Millions of Veterans have returned home from service with injuries or illnesses in the past and continue to do so now. Many are entitled to VA disability benefits for their injuries and illnesses. They have earned these benefits through service to their country.
However, obtaining the benefits they deserve can often be a difficult and frustrating process. The key is to be persistent and where necessary aggressively assert your rights to benefits. It may take some time and effort, but it will pay off and could quite literally be life-changing once you begin to receive your benefits.
Collins & Collins, P.C. has focused primarily on homeless veterans. Due to limited staff and resources, we can unfortunately take only a small and select number of claims. Instead, we have turned our focus to the degree resources permit to supporting other organizations working on behalf of veterans.
Eligibility Criteria for VA Disability Benefits
There are basically 3 seemingly simple eligibility criteria for VA disability benefits. Like anything with the law and government, the devil is in the details and what may appear simple is often far from it.
First, a Veteran must have a current disability. This means that the Veteran is currently suffering from an illness or injury. Previous illness or injury from which there has been full recovery does not quality.
Suffered During Service
Second, the injury or illness must have been suffered during military service. This can and often is disputed by the VA. On the other hand, there are many injuries and illnesses that occur during service that quality for which many veterans do not think to apply.
A couple of good examples include injuries suffered during service but independent of service such as car accidents and workout injuries. In short, you should think very broadly to include any illness or injury that occurred during your time of service.
Link Between Current Disability and Military Service
Finally, there must be a link between the current disability and military service. There are number of ways to link the two. The criteria for linkage can create challenges by way of VA dispute but also offer opportunities to the Veteran who has fully and completely developed his or her claim.
There are 4 ways to connect service to an injury or illness:
1. Direct Service Connection: This simply means the illness occurred during service. Again, this is rather simplistic and it can get quite complicated with many possibilities for dispute by the VA.
2. Aggravation by Service: This relates to aggravation of prior injuries or illness that existed upon enlistment during service. A good example would be a bad knee getting much worse during service. There are countless other possibilities.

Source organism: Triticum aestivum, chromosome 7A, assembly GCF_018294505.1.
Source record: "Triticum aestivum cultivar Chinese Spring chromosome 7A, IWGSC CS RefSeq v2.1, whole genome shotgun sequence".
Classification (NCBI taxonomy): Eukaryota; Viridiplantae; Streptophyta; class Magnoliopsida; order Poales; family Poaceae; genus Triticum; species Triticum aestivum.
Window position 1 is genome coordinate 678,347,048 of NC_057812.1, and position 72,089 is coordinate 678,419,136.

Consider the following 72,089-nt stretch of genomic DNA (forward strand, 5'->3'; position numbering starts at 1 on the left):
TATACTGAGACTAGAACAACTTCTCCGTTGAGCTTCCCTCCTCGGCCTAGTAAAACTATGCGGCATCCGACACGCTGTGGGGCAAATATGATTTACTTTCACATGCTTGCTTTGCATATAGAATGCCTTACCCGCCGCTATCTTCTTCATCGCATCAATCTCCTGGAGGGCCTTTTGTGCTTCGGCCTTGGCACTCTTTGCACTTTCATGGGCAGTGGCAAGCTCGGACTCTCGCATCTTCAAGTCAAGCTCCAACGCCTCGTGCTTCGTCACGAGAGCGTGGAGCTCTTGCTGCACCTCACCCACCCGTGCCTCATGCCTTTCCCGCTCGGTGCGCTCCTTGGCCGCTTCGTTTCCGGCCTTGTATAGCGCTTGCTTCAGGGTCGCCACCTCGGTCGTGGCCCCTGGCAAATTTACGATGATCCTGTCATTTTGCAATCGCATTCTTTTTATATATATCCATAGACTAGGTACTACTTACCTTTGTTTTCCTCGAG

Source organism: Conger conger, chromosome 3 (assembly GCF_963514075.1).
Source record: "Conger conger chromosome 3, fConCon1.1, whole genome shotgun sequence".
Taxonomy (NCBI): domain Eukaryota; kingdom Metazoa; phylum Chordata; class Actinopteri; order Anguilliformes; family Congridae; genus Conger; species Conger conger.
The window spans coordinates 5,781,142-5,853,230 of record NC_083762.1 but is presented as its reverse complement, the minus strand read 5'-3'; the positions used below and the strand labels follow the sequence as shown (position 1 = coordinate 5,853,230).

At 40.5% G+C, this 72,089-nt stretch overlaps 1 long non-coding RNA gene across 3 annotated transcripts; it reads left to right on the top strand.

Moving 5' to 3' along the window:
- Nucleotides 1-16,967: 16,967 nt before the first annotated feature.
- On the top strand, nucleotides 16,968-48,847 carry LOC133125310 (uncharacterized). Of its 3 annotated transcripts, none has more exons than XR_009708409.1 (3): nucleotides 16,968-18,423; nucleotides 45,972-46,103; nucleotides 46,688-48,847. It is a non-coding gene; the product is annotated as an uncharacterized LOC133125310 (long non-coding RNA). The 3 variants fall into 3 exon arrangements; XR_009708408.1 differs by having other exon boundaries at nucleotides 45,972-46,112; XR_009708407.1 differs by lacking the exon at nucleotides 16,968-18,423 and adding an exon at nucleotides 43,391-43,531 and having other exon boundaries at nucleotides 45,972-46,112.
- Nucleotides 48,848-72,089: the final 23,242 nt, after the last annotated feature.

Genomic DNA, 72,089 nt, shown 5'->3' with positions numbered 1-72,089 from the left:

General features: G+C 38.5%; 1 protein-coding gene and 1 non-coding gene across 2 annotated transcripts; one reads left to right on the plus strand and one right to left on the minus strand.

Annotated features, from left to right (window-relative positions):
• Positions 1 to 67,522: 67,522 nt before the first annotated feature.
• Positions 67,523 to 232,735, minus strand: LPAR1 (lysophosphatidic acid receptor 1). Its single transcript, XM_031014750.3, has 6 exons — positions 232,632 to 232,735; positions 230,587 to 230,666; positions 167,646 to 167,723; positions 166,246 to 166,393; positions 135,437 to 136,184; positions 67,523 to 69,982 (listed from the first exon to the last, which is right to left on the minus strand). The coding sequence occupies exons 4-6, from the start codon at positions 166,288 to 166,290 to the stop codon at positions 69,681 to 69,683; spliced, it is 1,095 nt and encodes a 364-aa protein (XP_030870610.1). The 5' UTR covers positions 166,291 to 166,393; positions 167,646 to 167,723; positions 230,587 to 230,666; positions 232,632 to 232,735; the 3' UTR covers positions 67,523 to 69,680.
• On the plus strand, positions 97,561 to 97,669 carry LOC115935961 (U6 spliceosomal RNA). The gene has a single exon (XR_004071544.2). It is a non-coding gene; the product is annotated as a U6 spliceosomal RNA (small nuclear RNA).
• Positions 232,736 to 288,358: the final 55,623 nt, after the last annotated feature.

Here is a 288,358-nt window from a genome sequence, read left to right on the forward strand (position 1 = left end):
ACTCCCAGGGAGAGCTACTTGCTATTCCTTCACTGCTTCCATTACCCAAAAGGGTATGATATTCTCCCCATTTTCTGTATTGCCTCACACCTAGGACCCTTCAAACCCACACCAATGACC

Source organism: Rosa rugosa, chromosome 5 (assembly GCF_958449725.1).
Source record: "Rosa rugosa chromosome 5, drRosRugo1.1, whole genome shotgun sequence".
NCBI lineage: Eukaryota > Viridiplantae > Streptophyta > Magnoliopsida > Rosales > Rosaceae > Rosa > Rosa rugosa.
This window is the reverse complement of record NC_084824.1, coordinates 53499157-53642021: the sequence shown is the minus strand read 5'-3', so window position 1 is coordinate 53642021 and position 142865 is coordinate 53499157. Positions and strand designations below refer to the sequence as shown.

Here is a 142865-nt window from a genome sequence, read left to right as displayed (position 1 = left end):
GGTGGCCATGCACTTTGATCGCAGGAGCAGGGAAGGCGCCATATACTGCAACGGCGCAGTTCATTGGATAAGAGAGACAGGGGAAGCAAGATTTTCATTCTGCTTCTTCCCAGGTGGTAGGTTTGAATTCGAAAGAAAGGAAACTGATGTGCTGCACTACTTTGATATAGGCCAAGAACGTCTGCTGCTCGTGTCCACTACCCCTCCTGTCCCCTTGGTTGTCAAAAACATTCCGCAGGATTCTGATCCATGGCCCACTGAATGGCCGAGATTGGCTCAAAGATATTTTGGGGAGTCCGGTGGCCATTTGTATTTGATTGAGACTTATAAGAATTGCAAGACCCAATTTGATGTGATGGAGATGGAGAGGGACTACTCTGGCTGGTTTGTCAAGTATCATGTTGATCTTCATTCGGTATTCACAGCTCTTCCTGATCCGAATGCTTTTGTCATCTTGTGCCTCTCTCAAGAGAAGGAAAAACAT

3. Secondary Service Connection: This relates to the situation where one injury or illness causes other injuries or illness. By no means exhaustive, think knee injury causes hip or back injuries, or one injured kidney or lung causes stress on the other (paired organs).
4. VA Medical Negligence: You can also get service connection for VA medical negligence. In fact, you may have a claim for VA disability or medical malpractice. These are quite complex on the medical negligence claims, the VA disability claims by service connection and the offsets between the two different claims.
Long, Complex and Frustrating Process: Don’t Give Up!
The process for filing and winning a disability claim is long, complex and frustrating. The claims are routinely denied at the first stage requiring the Veteran to appeal. The appeals process can take years to work through. However, if you are entitled to benefits, your persistence will pay off in the end and the results can be life-changing.
Keep in mind that the benefits will go back to the date of your original claim. In short, if the claim takes years and you finally prevail, you will be receiving what could be a very large check in the mail not to mention the monthly payments moving forward.
Don’t give up. It seems that the process is designed so that most veterans will simply give up. Don’t take the bait. You have earned your benefits and you should seek them, aggressively if that is what it takes.
Seek Experienced Guidance
It is highly advisable for a Veteran to seek the guidance of an accredited attorney or veteran service representative.
The problem is that many Veterans do it on their own and do it without full preparation and development of their claims. This generally meets with failure. Even in the event that you win some benefits, failure to properly develop your claim may mean leaving most of your benefits on the table. In fact, there are often benefits of which you were not aware and for which you did not apply that may greatly exceed those awarded.
Seek experienced guidance to help develop and file your claim. You have earned your benefits. There is no reason you should not seek them. More importantly, if you are going to go after your benefits, then do right and do it right the first time.